the only strategies that can get us off this concerning trajectory are those that enable us to work together as a community to maintain public health by staying apart.

March 16: The Boston Globe has an updated, expanded version of this piece.

Today’s Zippy

[Zippy, March 15, 2020. Click for a larger view.]

Today’s Zippy feels like a cross between Bill Griffith and Roz Chast. How many boxes can you check? (Me, eight.)

Related reading
All OCA Zippy posts (Pinboard)

Saturday, March 14, 2020

Flattening the curve

From The Washington Post: “Why outbreaks like coronavirus spread exponentially, and how to ‘flatten the curve.’”

The graphics make the point: “If people are less mobile and interact with each other less, the virus has fewer opportunities to spread.”

Elaine and I stayed inside today, with short trips to the garage to use the elliptical machine. If the weather is better tomorrow, we’ll go for a walk in the open air. And that’ll be it.

Thanks, Rachel.

“Nancy?” “Sluggo!”

[“Dueling Dualities.” Zippy, March 14, 2020.]

Today’s Zippy is a flurry of choices: column A/column B, blue state/red state, iPhone/Android, Nancy/Sluggo.

Related reading
All OCA Nancy posts : Nancy and Zippy posts : Zippy posts (Pinboard)

Andreas Brown (1933–2020)

“A bibliophile since childhood who bought the revered Gotham Book Mart in Midtown Manhattan from its idiosyncratic founder, Frances Steloff, and kept it alive as a frowzy literary shrine for four more decades”: from the New York Times obituary.

I’m pretty sure I saw Andreas Brown on one of my trips to the Gotham. He might have been the guy showing me the rare Ted Berrigan stuff — I just don’t know. I know that I saw Frances Steloff at least once, sitting in an alcove back near the tables of little magazines.

Today’s Saturday Stumper

Today’s Newsday Saturday Stumper, by Brad Wilber, was surprisingly easy, aside from the southeast corner. But man oh man that southeast corner. It had arcana: 60-D, three letters, “Onetime North Island herbivore.” It had a tricky spelling: 48-D, six letters, “Trifling.” It had general weirdness: 59-A, eight letters, “Verdict of disapproval”; 64-A, six letters, “Creatively turbulent.” And it had a clue that reminded me of what must be my considerable distance from current trends in entertaining (62-A, eight letters, “Cutlery carrier”). I’m glad that those clues were not the whole puzzle.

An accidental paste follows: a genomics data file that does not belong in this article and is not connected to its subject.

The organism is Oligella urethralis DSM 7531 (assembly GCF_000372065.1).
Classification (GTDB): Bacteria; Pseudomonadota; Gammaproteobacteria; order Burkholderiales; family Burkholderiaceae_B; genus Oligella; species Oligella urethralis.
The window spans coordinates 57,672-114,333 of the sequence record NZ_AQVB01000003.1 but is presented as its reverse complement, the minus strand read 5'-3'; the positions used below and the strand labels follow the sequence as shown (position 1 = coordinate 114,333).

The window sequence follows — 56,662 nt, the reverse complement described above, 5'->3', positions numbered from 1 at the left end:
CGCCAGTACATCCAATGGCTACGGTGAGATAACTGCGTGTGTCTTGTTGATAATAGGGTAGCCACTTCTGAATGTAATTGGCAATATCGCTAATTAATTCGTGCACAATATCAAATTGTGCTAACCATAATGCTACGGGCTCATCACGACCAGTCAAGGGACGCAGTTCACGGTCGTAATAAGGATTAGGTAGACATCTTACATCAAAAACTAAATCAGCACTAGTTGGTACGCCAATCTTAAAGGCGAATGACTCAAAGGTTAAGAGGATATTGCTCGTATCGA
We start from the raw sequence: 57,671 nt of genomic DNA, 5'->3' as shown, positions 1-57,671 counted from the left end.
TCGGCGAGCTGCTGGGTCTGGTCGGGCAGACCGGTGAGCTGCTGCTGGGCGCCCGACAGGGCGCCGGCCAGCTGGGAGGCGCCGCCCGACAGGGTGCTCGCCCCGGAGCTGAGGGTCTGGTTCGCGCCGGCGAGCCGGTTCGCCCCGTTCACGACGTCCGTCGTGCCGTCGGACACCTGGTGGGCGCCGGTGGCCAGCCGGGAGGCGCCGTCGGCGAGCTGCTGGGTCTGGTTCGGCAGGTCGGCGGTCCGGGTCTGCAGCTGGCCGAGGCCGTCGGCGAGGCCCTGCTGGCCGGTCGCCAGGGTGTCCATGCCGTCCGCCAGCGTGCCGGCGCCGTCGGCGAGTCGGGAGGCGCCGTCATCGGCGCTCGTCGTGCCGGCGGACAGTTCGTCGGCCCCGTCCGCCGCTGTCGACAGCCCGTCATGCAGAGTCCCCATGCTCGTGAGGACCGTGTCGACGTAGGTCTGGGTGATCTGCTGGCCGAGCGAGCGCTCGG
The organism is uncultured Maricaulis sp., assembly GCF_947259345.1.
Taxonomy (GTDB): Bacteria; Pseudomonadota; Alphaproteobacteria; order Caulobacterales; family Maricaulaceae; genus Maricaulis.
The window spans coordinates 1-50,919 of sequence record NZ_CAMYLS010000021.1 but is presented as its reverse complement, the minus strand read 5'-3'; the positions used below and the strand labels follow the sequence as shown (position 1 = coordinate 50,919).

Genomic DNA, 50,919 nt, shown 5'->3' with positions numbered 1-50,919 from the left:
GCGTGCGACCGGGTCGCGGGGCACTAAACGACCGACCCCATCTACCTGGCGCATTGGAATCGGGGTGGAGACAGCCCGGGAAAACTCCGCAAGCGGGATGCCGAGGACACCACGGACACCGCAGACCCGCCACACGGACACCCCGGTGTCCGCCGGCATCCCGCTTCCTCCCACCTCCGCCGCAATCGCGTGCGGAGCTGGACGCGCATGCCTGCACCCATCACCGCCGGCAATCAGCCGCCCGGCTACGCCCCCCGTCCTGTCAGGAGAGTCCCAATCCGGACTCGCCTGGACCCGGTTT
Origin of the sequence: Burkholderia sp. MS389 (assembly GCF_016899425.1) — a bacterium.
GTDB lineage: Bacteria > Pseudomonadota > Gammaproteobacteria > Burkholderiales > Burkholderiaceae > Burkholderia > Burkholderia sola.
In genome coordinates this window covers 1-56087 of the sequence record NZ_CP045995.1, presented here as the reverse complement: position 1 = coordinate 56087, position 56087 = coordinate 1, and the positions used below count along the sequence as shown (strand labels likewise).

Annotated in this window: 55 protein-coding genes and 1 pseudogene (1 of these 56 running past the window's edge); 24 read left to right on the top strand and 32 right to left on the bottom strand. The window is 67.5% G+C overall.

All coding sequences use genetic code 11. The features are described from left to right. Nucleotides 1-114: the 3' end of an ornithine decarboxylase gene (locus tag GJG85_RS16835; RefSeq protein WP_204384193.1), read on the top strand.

Some clue-and-answer pairs I especially liked:

11-D, seven letters, “Boston Public Library muralist.” Because Boston.

16-A, eight letters, “Fashion effect aka ‘manscara.’” Not that I use the stuff.

25-D, seven letters, “108 Odyssey fellows.” I always like seeing Homer in a crossword. The 108 is an extra treat. And that is the number, which a reader can work out by adding numbers as Telemachus gives them in book 16.

36-A, four letters, “‘A nightingale who sits in darkness,’ per Shelley.” I like to think that my late friend Rob Zseleczky is pleased whenever Shelley turns up in a crossword.

46-A, five letters, “Many a paperweight.” Mine are rocks and tile trim.

And another one of the clue-and-answer pairs that baffle me until I begin typing them out: 58-D, three letters, “Fellow from Wheeling.”

No spoilers: the answers are in the comments.

Friday, March 13, 2020


I’m watching Donald Trump* struggle to read what’s been written for him and thinking, Unfit, unfit, unfit. What are those standing behind him thinking?

Recently updated

“By the Book” for the rest of us Now with more childhood reading.

Even in a pandemic

[January 23, 2020.]

Representative Adam Schiff (D, California-18):

“You know you can’t trust this president to do what’s right for this country. You can trust he will do what’s right for Donald Trump.”
Even in a pandemic. Lies, misdirection, and xenophobia (“foreign virus,” “very strong border policy”) to stir the base. Of course.

[The words that might be chopped off by the ad: “The American people deserve a president.” Yes, we do.]

“The socks-shorts moment”

David Staunton remembers:

Robertson Davies, The Manticore (1972).

The Manticore is the second novel of The Deptford Trilogy.

Other Robertson Davies posts
“Fellows of the first importance” : “Visible branch establishments” : “Like a duck to water” : “A designer and a manufacturer” : “The intrepid Orph”

Thursday, March 12, 2020

Jon Batiste FTW

As Sanjay Gupta came on stage on The Late Show tonight, Jon Batiste played a bit of Billy Strayhorn’s “U.M.M.G.” The initials stand for Upper Manhattan Medical Group. Arthur Logan, Duke Ellington’s doctor, was a member.

Batiste has used this medical tag before. See this post for more on “U.M.M.G.”

Allegory redux

I am dismayed to find friends already declaring that they won’t vote for Joe Biden in November. On Monday I voted for Joe Biden here in Illinois. I would have preferred to vote for Elizabeth Warren. But I waited to see what would happen on Super Tuesday, and after Warren brought her campaign to an end, I voted for the candidate who has (as I see it) the best chance of defeating the current occupant of the White House.